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 Post subject: Fractions: Approach to solving THIS type of questionPosted: Mon Jun 03, 2019 11:07 am

Joined: Mon Jun 03, 2019 10:59 am
Posts: 3
Please, can someone help me find an approach to solving the below question:

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X has 6 numbers: 1, 2, 4, 5, 6, 7.

Arrange the numbers to make a true fractions statement as shown below:

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Many thanks

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 Posted: Mon Jun 03, 2019 12:05 pm

Joined: Fri Mar 10, 2017 5:06 pm
Posts: 682
Just by trying out different variations I got:

52/4 = 7 6/1

I don't know if there's a more systematic way to get the correct answer though.

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 Posted: Mon Jun 03, 2019 1:49 pm

Joined: Wed May 09, 2007 3:09 pm
Posts: 1274
Location: Solihull, West Midlands
That doesn't seem to work surferfish - 52/4 is 13, I think the idea is for the RHS to be a mixed number (I can see now that yours could be read as that but it's not very "tidy" )

Can't see a quick route to another solution - will experiment! The two denominators need to be multiples which must mean 2 & 4 if neither of them is 1

Last edited by solimum on Mon Jun 03, 2019 1:57 pm, edited 1 time in total.

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 Posted: Mon Jun 03, 2019 1:54 pm

Joined: Mon May 16, 2011 2:05 pm
Posts: 7037
Given how fractions work, my first thought is the the demoninator in the both should either be the same or one needs to be a multiple of the other so that would be my starting point, in this case likely to be 2 and 4 (although any of them and 1 could work in theory but I suspect unlikely).

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 Posted: Mon Jun 03, 2019 2:00 pm

Joined: Wed May 09, 2007 3:09 pm
Posts: 1274
Location: Solihull, West Midlands
Got it! 6 is also a multiple of 2, so....

45/6 = 7 1/2

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 Posted: Mon Jun 03, 2019 2:16 pm

Joined: Fri Mar 10, 2017 5:06 pm
Posts: 682
solimum wrote:
Got it! 6 is also a multiple of 2, so....

45/6 = 7 1/2

Yes well done, I think this is the answer they were looking for.

I think my solution is also mathematically correct but agree that "six oneths", or any denominator of "1", is probably not what they were thinking of.

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 Posted: Mon Jun 03, 2019 3:07 pm

Joined: Mon Jun 03, 2019 10:59 am
Posts: 3
Quote:
I think this is the answer they were looking for.

Thanks all for the answers so far. It would be great if you could also go through the thought process that you used. I feel that "hit and trial" method could take a long time for some combinations.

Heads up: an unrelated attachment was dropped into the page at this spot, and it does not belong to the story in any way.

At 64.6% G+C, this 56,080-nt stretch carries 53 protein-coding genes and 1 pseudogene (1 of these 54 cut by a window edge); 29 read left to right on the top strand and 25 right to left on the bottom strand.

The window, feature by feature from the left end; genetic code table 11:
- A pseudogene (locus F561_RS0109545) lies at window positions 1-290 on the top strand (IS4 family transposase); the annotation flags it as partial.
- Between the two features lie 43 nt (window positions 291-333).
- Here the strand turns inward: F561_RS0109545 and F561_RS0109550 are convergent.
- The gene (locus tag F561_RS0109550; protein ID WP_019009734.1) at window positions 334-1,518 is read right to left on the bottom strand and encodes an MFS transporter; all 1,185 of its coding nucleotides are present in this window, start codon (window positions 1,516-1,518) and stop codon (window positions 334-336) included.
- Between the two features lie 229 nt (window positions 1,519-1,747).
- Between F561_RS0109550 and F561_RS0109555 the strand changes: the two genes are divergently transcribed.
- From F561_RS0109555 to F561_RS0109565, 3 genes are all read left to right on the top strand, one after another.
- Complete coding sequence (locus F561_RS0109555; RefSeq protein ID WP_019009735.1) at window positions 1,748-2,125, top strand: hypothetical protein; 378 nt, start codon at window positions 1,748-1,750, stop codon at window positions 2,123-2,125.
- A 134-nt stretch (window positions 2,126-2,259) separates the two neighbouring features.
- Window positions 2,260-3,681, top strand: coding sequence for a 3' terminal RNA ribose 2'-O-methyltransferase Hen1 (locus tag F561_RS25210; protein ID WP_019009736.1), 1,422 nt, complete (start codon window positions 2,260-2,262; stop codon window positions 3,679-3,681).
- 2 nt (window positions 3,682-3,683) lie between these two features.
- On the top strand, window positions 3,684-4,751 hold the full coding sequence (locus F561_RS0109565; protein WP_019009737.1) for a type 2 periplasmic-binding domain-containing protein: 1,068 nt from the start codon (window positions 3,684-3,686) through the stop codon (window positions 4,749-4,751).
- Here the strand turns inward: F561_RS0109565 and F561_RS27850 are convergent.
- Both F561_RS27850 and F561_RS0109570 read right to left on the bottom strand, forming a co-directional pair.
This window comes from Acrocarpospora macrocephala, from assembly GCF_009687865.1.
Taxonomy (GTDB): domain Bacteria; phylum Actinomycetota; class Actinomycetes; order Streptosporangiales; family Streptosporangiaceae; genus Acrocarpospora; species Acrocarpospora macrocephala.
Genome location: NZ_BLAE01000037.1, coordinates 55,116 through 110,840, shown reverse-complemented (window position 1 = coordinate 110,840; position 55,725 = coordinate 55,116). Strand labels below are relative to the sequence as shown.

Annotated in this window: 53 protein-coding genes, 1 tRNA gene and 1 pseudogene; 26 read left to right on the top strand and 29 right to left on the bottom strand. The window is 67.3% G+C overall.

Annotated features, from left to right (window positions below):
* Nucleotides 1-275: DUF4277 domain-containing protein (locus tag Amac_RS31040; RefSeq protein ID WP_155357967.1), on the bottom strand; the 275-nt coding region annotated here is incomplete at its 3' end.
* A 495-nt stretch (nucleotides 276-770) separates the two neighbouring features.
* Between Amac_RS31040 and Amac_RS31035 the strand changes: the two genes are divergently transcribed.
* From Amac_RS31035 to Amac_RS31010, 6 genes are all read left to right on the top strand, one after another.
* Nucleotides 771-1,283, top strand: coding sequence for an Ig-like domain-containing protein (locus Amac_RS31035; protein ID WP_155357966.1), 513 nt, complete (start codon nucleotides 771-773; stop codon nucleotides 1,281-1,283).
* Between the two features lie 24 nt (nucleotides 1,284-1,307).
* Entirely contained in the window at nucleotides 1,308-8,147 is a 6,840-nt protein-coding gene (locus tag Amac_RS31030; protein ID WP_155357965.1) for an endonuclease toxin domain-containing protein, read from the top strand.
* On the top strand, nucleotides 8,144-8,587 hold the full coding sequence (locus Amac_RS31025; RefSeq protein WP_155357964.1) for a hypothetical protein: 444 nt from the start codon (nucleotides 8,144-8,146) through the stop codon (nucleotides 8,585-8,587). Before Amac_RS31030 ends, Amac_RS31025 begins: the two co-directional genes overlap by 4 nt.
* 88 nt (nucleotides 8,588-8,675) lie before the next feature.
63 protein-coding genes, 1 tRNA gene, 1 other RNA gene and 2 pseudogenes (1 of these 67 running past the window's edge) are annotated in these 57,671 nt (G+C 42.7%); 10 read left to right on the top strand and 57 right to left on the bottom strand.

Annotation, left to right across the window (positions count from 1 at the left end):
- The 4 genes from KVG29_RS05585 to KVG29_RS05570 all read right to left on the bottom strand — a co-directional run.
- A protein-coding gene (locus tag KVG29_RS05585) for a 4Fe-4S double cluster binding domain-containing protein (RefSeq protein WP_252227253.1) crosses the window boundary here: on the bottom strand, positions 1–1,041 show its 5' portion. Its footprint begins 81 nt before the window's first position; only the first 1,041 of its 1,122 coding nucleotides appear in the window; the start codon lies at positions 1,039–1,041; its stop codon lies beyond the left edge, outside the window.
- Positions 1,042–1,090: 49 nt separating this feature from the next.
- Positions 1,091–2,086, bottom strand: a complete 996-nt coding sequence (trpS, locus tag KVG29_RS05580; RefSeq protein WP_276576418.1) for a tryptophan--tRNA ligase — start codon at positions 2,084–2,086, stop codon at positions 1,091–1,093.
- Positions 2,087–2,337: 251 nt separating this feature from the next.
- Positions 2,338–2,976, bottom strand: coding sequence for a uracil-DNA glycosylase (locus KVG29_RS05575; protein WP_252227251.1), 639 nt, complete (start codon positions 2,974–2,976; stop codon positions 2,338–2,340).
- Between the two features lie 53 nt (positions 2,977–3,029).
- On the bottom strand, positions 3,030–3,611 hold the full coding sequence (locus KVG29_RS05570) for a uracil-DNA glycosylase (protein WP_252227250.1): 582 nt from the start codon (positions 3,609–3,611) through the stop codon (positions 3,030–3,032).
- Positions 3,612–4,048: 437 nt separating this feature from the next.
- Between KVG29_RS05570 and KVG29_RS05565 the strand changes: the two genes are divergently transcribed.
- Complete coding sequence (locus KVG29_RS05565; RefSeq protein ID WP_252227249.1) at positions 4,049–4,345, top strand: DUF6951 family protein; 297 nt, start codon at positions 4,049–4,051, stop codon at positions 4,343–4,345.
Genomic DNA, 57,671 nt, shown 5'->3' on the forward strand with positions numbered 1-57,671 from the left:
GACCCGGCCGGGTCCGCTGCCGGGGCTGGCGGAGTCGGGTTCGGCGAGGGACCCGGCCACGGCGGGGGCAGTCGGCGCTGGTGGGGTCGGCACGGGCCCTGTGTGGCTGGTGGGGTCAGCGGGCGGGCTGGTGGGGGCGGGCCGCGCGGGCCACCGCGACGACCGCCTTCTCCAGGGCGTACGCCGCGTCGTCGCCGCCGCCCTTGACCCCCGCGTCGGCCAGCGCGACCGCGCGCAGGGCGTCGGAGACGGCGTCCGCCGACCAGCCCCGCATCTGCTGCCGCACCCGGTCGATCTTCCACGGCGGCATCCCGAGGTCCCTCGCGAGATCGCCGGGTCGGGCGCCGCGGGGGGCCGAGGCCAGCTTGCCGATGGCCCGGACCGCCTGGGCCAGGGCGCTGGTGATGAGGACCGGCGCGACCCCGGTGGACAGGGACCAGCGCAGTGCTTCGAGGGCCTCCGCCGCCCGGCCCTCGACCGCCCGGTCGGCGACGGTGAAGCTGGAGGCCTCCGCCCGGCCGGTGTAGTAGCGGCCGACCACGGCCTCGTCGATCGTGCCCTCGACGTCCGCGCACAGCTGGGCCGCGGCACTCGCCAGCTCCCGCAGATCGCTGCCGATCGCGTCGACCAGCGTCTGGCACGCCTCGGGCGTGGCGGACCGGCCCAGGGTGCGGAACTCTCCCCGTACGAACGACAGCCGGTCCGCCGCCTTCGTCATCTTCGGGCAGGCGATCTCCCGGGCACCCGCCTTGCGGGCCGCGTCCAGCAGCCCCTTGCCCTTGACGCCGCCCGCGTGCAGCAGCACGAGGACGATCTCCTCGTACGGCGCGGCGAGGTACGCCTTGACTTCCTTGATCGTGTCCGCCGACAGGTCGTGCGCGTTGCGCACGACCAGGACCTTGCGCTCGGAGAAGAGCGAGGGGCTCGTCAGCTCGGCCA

May be there is an approach in which you combine the numbers in certain sequences to get to multiples/fractions faster, instead of trying out various combinations randomly.

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 Posted: Mon Jun 03, 2019 3:58 pm

Joined: Wed Jan 18, 2012 12:41 pm
Posts: 11091
Location: Essex
Quote:
I think this is the answer they were looking for.

Thanks all for the answers so far. It would be great if you could also go through the thought process that you used. I feel that "hit and trial" method could take a long time for some combinations.

May be there is an approach in which you combine the numbers in certain sequences to get to multiples/fractions faster, instead of trying out various combinations randomly.

Where does the question come from? Is there no explanation of the solutions there?

_________________
Outside of a dog, a book is a man's best friend. Inside of a dog it's too dark to read.Groucho Marx

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 Posted: Mon Jun 03, 2019 4:20 pm

Joined: Mon Jun 03, 2019 10:59 am
Posts: 3
It is from Schofield and Sims Fractions Book #5.
https://www.schofieldandsims.co.uk/prod ... k-5-year-5

This is the only type of question in that book that was puzzling, and I don't want to buy the answer book for 10£ just for this one question. Also, I am not even sure if there is going to be a method in there or just straight forward answer.

Please, can someone (from experience) comment on the quality of questions in S&S books as compared to other books? My daughter finds them a bit on the harder side. She does score consistently around 24-26 out of 28 but takes more time than usual.

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 Posted: Mon Jun 03, 2019 5:43 pm

Joined: Wed May 09, 2007 3:09 pm
Posts: 1274
Location: Solihull, West Midlands
As Tinkers and I both mentioned, the key is to spotting that the denominators (ie the numbers at the "bottom" of the fraction) must be multiples of eachother: the simplest conversion of a top-heavy (or improper) fraction to a mixed number would have the same denominators on both sides, then further simplification to get a new denominator on the RHS

And then it is just a matter of trial and error. Trying the various top-heavy "quarters" and looking at remainders (eg 21/4, 27/4 ...). No magic tricks, but an understanding of how fractions, and simplifying fractions "works" (which eludes many of the pupils I deal with, but I digress)

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